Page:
In the fight against child exploitation, there is often a prevailing narrative of dramatic rescues. However, it is important to question the underlying assumptions that this type of intervention is always or even often needed as well as the efficacy and responsibility of such interventions. This article aims to shed light on why “rescues” are often not the only or best path to freedom, and how they can even lead to harm both for people being “rescued” and larger efforts to combat human trafficking.
Does Love146 “rescue” children?
As an organization, Love146 does not kick down doors or forcefully extract children from exploitative situations, which is what most people think of when the term “rescue” is used. These intervention operations are typically not within the purview of non-governmental organizations (NGOs), and have come to be viewed negatively among many working in the anti-trafficking movement.
When it comes to assisting those directly impacted by trafficking, Love146’s focus is on supporting children who have been trafficked in short- and long-term healing and helping them rebuild their lives free from victimization. Some of the specialized services Love146 offers youth include counseling, safety planning, crisis intervention, education/employment services, support with basic needs and intensive case management. Love146 also is invested in effective prevention education efforts, so that we reach children before vulnerability is exploited.
Good Intentions Can Cause Real Harm
“Rescue” operations, especially those that are not done by law enforcement, and that do not immediately connect children to long-term supports and services can cause real harm and trauma, and can make children more vulnerable. In the few cases where children are being physically held and cannot escape their trafficking exploitation, we understand the visceral desire to have someone go in and remove those children from the harm that is being done to them. Unfortunately, over the years, we have seen organizations do this with really negative outcomes for the children they have encountered. The truth is that when children do not receive appropriate aftercare, the consequences can be dangerous, even lethal.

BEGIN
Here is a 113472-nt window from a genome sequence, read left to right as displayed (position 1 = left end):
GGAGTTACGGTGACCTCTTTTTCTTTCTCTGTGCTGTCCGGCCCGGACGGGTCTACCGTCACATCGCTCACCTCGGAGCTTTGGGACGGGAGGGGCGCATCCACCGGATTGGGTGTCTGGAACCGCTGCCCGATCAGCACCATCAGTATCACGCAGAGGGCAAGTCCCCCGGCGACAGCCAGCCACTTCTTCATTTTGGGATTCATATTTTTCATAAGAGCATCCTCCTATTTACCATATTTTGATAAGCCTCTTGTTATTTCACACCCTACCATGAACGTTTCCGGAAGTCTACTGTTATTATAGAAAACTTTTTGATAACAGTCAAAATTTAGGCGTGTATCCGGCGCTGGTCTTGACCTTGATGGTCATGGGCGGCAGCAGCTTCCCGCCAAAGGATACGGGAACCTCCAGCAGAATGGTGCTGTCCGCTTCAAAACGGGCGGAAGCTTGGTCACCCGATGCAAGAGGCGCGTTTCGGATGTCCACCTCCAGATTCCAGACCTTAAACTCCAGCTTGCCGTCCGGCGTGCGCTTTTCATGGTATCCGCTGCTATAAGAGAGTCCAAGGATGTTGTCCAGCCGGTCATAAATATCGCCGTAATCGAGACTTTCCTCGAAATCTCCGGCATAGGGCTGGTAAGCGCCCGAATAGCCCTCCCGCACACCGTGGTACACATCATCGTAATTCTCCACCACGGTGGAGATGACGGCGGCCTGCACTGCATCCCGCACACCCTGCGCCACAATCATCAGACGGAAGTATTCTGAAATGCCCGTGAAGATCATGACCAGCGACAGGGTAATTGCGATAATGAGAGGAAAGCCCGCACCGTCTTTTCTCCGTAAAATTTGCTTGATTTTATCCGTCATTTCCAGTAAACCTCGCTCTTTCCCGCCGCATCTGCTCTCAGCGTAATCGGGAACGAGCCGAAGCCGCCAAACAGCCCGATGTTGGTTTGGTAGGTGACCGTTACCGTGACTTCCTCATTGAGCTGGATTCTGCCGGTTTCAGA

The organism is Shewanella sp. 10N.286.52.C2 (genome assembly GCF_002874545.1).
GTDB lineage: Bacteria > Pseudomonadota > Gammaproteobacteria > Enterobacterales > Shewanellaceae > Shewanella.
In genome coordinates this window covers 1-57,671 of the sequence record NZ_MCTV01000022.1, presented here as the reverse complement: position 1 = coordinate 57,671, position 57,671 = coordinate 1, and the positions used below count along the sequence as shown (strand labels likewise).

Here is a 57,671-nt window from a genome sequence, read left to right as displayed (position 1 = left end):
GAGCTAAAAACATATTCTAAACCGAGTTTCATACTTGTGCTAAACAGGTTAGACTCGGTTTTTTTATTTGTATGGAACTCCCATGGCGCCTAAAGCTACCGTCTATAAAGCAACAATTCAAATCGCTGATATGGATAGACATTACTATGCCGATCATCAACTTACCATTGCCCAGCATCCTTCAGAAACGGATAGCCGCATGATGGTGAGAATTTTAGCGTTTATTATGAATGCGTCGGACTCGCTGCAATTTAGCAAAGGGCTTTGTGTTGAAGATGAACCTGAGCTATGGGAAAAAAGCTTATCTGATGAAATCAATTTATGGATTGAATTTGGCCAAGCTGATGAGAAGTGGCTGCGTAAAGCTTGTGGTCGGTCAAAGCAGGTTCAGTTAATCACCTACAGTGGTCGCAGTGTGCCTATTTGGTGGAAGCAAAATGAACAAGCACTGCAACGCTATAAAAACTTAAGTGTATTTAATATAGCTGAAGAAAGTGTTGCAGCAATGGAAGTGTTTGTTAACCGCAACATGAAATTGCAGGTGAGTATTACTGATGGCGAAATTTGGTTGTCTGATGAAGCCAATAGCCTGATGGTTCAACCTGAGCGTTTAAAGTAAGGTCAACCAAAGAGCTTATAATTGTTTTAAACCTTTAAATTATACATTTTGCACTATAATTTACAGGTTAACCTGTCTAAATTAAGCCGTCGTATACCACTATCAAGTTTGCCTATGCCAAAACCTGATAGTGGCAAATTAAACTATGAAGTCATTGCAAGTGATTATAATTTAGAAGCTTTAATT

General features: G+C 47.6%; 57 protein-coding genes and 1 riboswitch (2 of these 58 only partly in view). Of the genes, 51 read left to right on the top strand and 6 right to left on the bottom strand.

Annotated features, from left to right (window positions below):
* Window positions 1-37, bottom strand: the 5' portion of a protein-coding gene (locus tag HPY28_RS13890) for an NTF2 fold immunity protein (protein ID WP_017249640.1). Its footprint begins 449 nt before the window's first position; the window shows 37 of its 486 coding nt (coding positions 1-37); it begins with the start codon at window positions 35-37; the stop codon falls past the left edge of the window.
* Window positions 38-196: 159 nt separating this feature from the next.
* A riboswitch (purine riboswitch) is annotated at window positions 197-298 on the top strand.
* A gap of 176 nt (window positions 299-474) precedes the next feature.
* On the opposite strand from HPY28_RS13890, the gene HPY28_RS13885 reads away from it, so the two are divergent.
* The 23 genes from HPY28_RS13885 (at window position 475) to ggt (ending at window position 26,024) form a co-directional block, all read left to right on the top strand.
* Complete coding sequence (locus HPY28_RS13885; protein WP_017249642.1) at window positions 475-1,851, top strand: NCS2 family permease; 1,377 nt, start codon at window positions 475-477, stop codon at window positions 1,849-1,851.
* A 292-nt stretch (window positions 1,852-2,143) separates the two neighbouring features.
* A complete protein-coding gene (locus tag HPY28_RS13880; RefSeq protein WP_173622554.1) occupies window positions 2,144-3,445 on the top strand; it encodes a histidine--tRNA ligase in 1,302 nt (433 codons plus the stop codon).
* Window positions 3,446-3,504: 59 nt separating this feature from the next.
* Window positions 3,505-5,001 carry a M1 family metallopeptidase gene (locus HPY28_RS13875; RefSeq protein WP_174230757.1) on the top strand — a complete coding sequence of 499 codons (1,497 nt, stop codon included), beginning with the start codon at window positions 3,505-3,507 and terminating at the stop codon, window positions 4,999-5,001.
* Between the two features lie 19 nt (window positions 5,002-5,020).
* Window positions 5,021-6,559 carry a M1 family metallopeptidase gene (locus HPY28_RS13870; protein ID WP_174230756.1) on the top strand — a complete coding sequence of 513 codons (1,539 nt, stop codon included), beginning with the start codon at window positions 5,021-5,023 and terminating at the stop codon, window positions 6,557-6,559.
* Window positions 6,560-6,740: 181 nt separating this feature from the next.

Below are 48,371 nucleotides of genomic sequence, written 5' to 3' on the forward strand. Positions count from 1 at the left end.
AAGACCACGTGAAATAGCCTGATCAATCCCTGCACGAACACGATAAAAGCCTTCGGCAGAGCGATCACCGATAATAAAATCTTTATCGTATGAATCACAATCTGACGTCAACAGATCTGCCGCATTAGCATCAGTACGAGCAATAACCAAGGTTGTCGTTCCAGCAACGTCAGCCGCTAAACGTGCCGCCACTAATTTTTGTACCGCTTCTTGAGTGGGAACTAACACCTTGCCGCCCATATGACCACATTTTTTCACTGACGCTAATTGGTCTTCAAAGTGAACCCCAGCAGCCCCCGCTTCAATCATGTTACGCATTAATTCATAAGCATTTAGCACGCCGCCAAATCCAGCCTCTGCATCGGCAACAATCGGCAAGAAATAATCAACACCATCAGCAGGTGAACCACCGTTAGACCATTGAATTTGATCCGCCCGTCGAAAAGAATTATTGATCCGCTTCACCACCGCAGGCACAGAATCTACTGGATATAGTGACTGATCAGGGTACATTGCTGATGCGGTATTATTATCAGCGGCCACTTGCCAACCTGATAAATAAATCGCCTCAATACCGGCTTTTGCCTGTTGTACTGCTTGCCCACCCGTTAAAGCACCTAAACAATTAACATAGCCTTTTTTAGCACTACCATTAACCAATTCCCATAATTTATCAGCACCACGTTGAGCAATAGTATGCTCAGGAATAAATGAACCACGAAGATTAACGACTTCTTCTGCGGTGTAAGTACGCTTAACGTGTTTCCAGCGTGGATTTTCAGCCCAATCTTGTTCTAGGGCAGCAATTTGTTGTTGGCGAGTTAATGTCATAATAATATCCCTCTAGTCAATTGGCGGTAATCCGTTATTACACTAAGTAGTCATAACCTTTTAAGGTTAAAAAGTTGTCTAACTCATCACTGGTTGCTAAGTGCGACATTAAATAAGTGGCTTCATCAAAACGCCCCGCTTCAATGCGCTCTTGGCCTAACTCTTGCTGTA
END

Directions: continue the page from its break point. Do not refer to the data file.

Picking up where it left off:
We have seen children re-exploited because the issues that made them vulnerable to trafficking exploitation (e.g., poverty, family rejection, etc) still exist in their lives. We have seen children feel like they no longer belonged in the “real world” because of what has happened to them and because they lacked the services and supports necessary to understand and address the trauma, and find a way forward. We have seen children self-medicate with drugs, attempt and sometimes succeed in committing suicide.
While “rescue” missions may provide the immediate feel good relief people who confront this issue often seek, they obscure what is really needed to address the issue of human trafficking: The investment in prevention, in reducing risk and vulnerability, and the long-term commitment to survivor care support and services.
The Myth of Grateful Victims
Contrary to common belief, when these “rescue operations” do occur, children are not always “happy” and “grateful”. For many victims, the experience of a “rescue” can be disorienting and anxiety-inducing, and additionally traumatic. Children often do not understand who the people coming in and swooping them up are. They don’t understand that the people who just entered their lives are “good”. They often live in fear of law enforcement, some of whom may have victimized them, and find it difficult to trust strangers. Their traffickers may have threatened that if they ever leave something bad will happen to their families. In some cases, children may have formed emotional bonds with their traffickers, as well as with any other children who were exploited with them.